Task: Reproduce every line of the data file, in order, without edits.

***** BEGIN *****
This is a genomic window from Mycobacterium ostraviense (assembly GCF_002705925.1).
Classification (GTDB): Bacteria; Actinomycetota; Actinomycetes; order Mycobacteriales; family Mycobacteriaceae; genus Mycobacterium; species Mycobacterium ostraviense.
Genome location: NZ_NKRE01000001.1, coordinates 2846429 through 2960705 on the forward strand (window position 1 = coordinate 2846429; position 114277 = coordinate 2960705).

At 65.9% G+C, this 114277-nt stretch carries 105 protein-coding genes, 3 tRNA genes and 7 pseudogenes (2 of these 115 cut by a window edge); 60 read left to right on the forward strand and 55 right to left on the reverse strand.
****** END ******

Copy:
This is a genomic window from Mycobacterium ostraviense (assembly GCF_002705925.1).
Classification (GTDB): Bacteria; Actinomycetota; Actinomycetes; order Mycobacteriales; family Mycobacteriaceae; genus Mycobacterium; species Mycobacterium ostraviense.
Genome location: NZ_NKRE01000001.1, coordinates 2846429 through 2960705 on the forward strand (window position 1 = coordinate 2846429; position 114277 = coordinate 2960705).

At 65.9% G+C, this 114277-nt stretch carries 105 protein-coding genes, 3 tRNA genes and 7 pseudogenes (2 of these 115 cut by a window edge); 60 read left to right on the forward strand and 55 right to left on the reverse strand.